There is a reason for this... There are very few Atom servers around, and we did not have one in the lab. So there is no power measurements possible as it would not be fair to compare a full blown server to a motherboard. And we did compare computational performance on both Xeon and Atom.

a9's are 32bit (1)

mjwalshe (1680392) | about a year and a half ago | (#43163715)

So of limited use for HPC clusters

Re:a9's are 32bit (1)

fatphil (181876) | about a year and a half ago | (#43165651)

So why were they better than Xeons on some of the data-processing rate benchmarks?

Re:a9's are 32bit (1)

mjwalshe (1680392) | about a year and a half ago | (#43165769)

careful selection of benchmarks :-)

GPU? (1)

Steve Baker (3504) | about a year and a half ago | (#43160057)

I guess these A9's are not SoC integrated with a GPU, like say an Exynos. 24 GPUs + 96 ARM cores in a box could make them attractive for some compute applications. High end GPUs would probably smoke them good though.

A9's are nice, but more compelling as a desktop replacement for the spreadsheet and wordprocessor set, or low-power home servers / appliances. They're just seriously bandwidth challenged, but the average corporate desktop doesn't need it. Replacing hundreds of x86 desktops with Exynos's and you'd see a pretty quick ROI with the power savings.

A15's and the upcoming ARMv8's will be more interesting here, but as they ramp up bandwidth and performance, they'll likely meet Intel in the middle.

Re:GPU? (1)

Austerity Empowers (669817) | about a year and a half ago | (#43160925)

They could integrate, but high end GPUs burn 120W/GPU and are good only at crunching numbers.These are good at serving web pages, files and routine DB work. And then go to sleep (and use very little power) when people aren't asking for web pages. They're not intended to replace Xeon's or GPUs for number crunching, the realization is that number crunching isn't that important for a lot of applications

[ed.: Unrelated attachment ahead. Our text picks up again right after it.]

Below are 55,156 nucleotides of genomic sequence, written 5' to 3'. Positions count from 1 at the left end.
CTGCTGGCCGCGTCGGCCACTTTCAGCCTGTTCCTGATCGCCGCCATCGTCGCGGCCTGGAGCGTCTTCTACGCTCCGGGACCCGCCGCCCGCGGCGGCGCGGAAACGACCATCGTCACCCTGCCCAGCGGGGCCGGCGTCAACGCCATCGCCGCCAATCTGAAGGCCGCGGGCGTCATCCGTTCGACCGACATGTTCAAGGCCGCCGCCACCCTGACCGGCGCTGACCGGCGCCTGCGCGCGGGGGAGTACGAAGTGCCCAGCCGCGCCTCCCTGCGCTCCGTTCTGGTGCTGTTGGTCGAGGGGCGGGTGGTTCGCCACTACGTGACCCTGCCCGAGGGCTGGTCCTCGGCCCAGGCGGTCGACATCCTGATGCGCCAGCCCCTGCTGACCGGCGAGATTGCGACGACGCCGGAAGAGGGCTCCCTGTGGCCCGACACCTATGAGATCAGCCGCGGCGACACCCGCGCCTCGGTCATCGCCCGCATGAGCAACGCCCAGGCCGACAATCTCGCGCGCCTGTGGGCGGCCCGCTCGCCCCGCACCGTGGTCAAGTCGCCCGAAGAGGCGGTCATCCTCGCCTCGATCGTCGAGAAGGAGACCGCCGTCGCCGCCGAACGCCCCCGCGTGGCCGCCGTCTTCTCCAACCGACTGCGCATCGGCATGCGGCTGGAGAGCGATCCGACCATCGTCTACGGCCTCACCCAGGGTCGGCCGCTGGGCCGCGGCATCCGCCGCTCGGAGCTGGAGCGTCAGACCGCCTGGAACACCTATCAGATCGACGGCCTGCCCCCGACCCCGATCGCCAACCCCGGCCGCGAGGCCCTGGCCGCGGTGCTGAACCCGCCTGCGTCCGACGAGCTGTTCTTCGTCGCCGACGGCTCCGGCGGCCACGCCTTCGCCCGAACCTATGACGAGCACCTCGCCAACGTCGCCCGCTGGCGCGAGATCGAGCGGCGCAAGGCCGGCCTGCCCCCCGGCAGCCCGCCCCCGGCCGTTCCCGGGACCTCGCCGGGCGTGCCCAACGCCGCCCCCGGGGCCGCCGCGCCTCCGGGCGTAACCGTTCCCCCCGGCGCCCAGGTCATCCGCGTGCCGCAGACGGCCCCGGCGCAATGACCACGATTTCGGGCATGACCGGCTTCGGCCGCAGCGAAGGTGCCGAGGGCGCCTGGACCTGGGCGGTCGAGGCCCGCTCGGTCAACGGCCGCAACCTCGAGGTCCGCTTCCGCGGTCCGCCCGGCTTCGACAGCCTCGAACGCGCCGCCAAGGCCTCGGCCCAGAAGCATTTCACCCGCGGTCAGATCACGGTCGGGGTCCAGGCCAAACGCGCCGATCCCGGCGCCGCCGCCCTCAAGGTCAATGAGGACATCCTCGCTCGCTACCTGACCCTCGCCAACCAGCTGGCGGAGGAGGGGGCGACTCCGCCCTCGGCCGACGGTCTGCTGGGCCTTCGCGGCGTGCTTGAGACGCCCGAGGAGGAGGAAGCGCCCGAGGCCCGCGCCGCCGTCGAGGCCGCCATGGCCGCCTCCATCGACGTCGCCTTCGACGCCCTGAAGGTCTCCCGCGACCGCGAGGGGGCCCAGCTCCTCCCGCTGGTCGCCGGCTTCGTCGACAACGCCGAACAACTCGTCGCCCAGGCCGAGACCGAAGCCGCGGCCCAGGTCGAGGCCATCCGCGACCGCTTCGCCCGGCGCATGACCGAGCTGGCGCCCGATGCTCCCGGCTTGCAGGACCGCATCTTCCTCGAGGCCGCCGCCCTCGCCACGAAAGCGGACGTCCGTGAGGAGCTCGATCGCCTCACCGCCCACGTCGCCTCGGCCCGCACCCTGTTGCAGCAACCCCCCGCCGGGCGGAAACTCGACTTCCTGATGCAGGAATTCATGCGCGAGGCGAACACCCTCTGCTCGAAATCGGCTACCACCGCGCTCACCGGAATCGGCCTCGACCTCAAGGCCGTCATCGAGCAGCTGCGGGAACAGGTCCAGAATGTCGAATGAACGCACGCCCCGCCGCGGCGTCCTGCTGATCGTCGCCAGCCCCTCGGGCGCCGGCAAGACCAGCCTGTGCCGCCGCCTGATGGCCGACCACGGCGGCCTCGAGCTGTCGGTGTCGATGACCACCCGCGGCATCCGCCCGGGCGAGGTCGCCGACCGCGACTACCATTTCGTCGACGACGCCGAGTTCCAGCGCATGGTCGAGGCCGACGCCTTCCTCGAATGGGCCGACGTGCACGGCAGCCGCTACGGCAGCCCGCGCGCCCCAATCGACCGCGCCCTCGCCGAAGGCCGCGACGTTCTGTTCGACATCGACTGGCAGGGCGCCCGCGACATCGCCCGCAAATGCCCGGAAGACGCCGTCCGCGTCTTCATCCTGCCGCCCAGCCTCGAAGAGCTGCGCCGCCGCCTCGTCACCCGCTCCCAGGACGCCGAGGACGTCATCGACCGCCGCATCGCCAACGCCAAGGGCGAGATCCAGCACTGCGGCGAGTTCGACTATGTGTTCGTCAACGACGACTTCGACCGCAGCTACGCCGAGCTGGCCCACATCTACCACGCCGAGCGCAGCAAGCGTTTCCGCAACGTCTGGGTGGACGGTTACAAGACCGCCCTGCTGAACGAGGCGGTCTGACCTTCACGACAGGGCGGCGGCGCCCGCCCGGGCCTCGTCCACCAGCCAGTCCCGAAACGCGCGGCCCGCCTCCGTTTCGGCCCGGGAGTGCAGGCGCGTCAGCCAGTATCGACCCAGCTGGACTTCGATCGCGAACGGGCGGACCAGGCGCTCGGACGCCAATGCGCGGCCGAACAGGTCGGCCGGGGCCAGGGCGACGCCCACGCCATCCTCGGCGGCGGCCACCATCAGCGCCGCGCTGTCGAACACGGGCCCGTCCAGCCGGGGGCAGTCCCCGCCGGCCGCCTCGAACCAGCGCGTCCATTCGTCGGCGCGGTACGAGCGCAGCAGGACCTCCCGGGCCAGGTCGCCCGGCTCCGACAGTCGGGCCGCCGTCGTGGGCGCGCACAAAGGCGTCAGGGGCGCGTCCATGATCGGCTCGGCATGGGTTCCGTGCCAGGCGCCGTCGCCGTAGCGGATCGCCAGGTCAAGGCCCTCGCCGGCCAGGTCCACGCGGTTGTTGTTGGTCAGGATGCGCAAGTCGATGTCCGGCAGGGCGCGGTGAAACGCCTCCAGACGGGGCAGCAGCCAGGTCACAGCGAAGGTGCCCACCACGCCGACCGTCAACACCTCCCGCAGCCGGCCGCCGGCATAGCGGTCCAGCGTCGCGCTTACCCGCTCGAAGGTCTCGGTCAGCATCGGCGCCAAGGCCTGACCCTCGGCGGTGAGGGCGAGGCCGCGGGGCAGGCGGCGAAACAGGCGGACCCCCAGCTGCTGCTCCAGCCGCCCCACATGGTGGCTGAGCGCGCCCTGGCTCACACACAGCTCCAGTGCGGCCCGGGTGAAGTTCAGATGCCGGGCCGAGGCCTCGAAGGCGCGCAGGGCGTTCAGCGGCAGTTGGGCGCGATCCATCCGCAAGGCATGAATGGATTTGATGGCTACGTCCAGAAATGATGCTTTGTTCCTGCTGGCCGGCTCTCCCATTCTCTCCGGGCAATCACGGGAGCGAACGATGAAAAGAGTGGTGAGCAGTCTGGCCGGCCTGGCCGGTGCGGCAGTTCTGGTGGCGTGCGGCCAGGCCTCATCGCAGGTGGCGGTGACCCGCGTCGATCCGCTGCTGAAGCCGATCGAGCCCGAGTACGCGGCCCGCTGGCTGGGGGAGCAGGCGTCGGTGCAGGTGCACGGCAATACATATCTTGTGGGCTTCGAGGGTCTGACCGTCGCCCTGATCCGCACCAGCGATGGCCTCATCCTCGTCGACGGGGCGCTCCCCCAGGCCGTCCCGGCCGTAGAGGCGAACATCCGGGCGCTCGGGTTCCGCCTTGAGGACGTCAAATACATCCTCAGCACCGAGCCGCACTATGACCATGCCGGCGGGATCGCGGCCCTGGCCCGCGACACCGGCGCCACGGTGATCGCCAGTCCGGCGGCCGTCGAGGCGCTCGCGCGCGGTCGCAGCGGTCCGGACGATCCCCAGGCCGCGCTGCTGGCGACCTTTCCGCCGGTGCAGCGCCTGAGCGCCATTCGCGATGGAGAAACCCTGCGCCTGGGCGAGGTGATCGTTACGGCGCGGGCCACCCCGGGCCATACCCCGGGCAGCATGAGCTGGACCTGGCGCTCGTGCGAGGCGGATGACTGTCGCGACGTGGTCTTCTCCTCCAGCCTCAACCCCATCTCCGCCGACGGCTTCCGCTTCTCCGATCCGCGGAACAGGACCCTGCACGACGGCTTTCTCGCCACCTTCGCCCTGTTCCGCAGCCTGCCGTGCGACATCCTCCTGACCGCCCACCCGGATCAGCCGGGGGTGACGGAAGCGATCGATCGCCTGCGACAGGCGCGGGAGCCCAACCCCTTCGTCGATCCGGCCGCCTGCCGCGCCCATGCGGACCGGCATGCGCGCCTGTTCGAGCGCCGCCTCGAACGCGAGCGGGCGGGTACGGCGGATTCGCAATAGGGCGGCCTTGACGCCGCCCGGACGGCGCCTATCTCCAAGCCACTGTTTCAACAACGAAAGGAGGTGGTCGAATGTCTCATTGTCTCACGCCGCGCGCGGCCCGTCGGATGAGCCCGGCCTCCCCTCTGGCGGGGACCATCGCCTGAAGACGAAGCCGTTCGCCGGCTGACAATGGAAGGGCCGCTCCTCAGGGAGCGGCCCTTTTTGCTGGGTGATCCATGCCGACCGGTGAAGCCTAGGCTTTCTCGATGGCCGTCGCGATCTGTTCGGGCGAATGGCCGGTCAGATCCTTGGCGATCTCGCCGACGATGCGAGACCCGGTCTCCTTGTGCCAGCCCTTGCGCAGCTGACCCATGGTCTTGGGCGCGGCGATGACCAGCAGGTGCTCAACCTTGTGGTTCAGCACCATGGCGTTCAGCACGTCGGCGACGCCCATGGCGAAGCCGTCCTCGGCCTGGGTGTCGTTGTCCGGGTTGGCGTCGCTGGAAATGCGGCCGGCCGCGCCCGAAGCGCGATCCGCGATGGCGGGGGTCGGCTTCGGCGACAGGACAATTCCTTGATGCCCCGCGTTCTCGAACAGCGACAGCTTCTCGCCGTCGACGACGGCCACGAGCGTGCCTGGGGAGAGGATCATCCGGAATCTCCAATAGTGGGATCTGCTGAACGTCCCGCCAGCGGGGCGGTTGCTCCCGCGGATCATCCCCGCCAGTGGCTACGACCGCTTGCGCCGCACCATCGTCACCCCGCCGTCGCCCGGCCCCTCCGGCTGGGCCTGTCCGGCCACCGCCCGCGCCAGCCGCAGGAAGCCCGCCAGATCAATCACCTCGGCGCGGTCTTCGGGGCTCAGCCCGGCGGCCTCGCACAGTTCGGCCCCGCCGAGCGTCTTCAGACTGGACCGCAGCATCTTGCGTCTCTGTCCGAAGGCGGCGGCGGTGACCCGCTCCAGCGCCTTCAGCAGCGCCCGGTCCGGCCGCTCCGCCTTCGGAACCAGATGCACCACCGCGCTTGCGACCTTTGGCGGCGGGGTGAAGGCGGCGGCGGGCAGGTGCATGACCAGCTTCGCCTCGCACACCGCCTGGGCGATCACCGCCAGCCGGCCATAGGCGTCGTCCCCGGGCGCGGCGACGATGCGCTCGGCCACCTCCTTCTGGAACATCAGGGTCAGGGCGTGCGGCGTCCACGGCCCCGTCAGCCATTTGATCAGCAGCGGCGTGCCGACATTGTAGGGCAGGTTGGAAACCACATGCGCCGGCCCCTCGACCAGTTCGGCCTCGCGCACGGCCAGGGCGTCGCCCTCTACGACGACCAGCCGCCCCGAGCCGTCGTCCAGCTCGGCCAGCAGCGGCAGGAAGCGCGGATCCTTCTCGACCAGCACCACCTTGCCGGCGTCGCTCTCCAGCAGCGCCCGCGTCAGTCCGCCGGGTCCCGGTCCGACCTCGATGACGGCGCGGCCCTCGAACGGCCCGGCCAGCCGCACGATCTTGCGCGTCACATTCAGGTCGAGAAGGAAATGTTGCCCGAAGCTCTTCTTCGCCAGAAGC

It's not entirely unlike the cell phone/tablet vs. Desktop debate. For most people, cell phones offer all the computing power they will ever need. A few people need desktops. The belief is that most datacenters dont' crunch so much and are bound by hard disks, network and how much power their power company can possibly provide.

Re:GPU? (1)

Shinobi (19308) | about a year and a half ago | (#43162519)

" the realization is that number crunching isn't that important for a lot of applications"

The reality is, it's important for a LOT of applications, but it's in the background. SSL is just one example.

As a VPN gateway for example, I think the Xeon would just smash any figures the ARM cluster could put up, incl watt/connection etc

Re:GPU? (1)

UnknowingFool (672806) | about a year and a half ago | (#43164873)

What he means is that the kind of number crunching that would favor a GPU over a CPU is not for many applications.

Surprised no one has made this connection yet (1)

Burz (138833) | about a year and a half ago | (#43161893)

the ARM nodes offered slightly better throughput at lower power use, although from the looks of it you'd just be giving money to the server manufacturer instead of the power company.

So then... GIVE your money to the server manufacturer instead for crissesake. There seems to be an obvious environmental benefit to be had.

wrong chips: we need numbers on A-53/A-57 (0)

Anonymous Coward | about a year and a half ago | (#43163533)

Lets not pretend that 32bit cpus make any sense on the server nowadays. We need the pure address space, no workarounds.
The designs we are waiting for are the A-53, the A-57 64bit ARM chipsets, and the big-little combinations.

I want to know how the silicon based on those designs coming out from Applied MicroSystems, AMD, HiSilicon etc perform, in absolute and in a per-watt basis. For now there are no numbers I know of.

So please rerun this whole experiment as soon as the first A-57s (especially) and the A-53s come out!